Having worked in both an innovative environment and a controlling environment, I have observed and practiced varying leadership styles. People manage differently. Allow me to share my story in a couple of situations.
I spent the first few years of my career working for the federal government in the financial and budgeting arena. Most things are rigid. There is a way to do things and there are people who believe in complete structure. There are regulations, policies, extensive training; even a regulation on how to write regulations. This is no joke and it makes sense. I mean, I worked for the military side. Structure is absolutely necessary. Without structure, it is not uniform. Without uniformity, it is unmanageable. You do what you are told and that is the way it is; no debate. Leadership is driven by rank. Sounds harsh, but that is how soldiers are trained. Those who work to support soldiers are not immune to those that manage this way of thinking.
After doing this for 5 years or so, I decided to take a shot in the commercial sector. I worked for a small, niche, innovative company that specialized in advanced composite fabrication and experimental aircraft design and development. I was hired as a program business manager. I knew nothing about engineering, fabrication, composites; even managing in this environment. I remember my first few months; not knowing if I was doing the right thing or if I was doing the wrong thing. It was awkward and at times I felt lost. I mean, I worked for someone, but I rarely saw this person. I was just kind of put in an environment and had to figure out what I was supposed to do; the complete opposite of an established position description. It’s like defining the position. Sounds great, but it can be stressful. Especially, if you are going through it for the first time. After a year, I gathered that this company focused on results. They weren’t going to tell you “how” to do something. This is what they hired you for. There was this broad brushed goal and everything else was up to you and the team.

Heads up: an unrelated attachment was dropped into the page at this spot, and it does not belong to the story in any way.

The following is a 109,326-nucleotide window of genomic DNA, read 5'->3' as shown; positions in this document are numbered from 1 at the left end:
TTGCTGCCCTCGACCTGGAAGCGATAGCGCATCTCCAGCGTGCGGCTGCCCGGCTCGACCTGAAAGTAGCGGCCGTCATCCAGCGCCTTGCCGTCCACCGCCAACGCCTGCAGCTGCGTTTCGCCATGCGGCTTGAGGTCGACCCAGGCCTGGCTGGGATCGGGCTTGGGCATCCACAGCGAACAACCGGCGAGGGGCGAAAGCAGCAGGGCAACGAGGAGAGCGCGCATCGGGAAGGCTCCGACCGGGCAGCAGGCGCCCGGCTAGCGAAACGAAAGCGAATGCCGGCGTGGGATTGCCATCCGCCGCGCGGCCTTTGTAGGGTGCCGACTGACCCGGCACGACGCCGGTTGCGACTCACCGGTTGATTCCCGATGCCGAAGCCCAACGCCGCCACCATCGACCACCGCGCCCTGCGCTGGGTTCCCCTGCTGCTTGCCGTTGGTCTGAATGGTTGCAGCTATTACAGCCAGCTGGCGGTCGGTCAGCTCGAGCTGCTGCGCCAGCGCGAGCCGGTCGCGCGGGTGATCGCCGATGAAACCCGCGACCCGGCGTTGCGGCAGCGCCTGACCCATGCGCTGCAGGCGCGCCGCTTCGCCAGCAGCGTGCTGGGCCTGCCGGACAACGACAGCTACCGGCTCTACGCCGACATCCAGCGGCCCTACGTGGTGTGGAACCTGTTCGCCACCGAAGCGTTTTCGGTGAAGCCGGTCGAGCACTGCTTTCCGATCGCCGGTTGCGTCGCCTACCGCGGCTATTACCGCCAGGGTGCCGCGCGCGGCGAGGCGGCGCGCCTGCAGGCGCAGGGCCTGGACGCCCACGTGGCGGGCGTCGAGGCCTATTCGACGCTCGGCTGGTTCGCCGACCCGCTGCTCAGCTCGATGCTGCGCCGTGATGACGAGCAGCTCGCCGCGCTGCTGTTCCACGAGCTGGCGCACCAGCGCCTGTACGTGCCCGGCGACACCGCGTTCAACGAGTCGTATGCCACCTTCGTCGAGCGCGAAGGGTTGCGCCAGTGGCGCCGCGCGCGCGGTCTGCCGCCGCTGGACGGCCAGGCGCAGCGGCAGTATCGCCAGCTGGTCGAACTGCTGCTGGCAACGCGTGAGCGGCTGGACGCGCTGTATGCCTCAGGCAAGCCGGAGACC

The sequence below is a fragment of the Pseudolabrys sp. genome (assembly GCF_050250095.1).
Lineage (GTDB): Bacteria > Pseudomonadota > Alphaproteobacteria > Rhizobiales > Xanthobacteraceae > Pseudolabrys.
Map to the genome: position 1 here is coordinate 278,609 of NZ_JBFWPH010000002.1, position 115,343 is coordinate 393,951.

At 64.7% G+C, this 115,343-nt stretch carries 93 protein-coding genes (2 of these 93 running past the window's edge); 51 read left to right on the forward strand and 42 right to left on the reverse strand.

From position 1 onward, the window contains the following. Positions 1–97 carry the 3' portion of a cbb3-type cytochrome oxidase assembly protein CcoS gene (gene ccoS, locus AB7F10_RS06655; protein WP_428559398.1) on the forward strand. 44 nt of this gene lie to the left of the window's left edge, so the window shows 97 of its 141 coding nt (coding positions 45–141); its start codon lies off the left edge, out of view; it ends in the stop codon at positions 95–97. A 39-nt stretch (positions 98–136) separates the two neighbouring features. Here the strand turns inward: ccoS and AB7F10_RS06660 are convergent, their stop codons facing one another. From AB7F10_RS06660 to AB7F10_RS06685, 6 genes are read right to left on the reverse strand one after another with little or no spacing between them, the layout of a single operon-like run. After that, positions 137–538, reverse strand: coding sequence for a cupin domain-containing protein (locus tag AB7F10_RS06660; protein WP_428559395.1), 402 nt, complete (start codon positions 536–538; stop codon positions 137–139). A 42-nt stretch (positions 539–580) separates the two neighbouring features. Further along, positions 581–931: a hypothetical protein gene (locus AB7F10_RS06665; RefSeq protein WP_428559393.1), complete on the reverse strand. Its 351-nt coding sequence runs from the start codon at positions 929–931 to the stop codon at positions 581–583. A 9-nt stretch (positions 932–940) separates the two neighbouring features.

After a few years, I had the privilege of managing a team that successfully accomplished a major milestone for the program. We experienced record growth; going from 120 employees to 330 employees in a three-year period and had been bought by a major aerospace company. What a ride.
I met a few of the new employees and remember hearing them say after a few weeks they didn’t know if what they were doing was right or wrong. I could so relate, but told them that they should continue what they were doing and it would all fall into place. I realized that the management philosophy was to allow people to learn and be good at what they do. There was no one way to do something. There is room for great success and room for great failure in this environment. Leadership was good at keeping the pulse of things so that if there was failure it wasn’t a detriment to the company. People were motivated. They “owned” what they were doing.
I will not debate the necessity of either leadership style. They both have a purpose in their environments. I will say that having been in both situations, I have seen and appreciate the value of allowing people to figure things out on their own. What matters are the results.